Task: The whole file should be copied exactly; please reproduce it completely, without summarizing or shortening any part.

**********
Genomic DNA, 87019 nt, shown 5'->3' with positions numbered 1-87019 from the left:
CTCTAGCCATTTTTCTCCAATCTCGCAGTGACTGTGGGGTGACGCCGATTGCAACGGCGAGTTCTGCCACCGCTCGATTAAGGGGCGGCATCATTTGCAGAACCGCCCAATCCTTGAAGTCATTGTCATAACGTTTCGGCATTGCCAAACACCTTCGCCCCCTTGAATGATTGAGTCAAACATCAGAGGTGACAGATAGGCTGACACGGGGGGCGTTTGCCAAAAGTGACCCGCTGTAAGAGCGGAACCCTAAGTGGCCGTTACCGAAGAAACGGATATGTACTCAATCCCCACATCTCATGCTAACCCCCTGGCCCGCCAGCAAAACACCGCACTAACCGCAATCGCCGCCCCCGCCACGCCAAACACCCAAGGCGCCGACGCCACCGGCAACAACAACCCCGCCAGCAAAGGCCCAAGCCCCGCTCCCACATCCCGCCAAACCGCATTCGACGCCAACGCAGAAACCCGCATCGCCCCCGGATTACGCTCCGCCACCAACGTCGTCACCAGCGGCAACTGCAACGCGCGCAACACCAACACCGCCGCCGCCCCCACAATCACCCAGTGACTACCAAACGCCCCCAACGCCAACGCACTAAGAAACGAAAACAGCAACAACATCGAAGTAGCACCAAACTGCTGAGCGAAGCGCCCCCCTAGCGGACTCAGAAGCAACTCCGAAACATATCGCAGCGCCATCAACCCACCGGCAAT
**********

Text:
Genomic DNA, 87019 nt, shown 5'->3' with positions numbered 1-87019 from the left:
CTCTAGCCATTTTTCTCCAATCTCGCAGTGACTGTGGGGTGACGCCGATTGCAACGGCGAGTTCTGCCACCGCTCGATTAAGGGGCGGCATCATTTGCAGAACCGCCCAATCCTTGAAGTCATTGTCATAACGTTTCGGCATTGCCAAACACCTTCGCCCCCTTGAATGATTGAGTCAAACATCAGAGGTGACAGATAGGCTGACACGGGGGGCGTTTGCCAAAAGTGACCCGCTGTAAGAGCGGAACCCTAAGTGGCCGTTACCGAAGAAACGGATATGTACTCAATCCCCACATCTCATGCTAACCCCCTGGCCCGCCAGCAAAACACCGCACTAACCGCAATCGCCGCCCCCGCCACGCCAAACACCCAAGGCGCCGACGCCACCGGCAACAACAACCCCGCCAGCAAAGGCCCAAGCCCCGCTCCCACATCCCGCCAAACCGCATTCGACGCCAACGCAGAAACCCGCATCGCCCCCGGATTACGCTCCGCCACCAACGTCGTCACCAGCGGCAACTGCAACGCGCGCAACACCAACACCGCCGCCGCCCCCACAATCACCCAGTGACTACCAAACGCCCCCAACGCCAACGCACTAAGAAACGAAAACAGCAACAACATCGAAGTAGCACCAAACTGCTGAGCGAAGCGCCCCCCTAGCGGACTCAGAAGCAACTCCGAAACATATCGCAGCGCCATCAACCCACCGGCAAT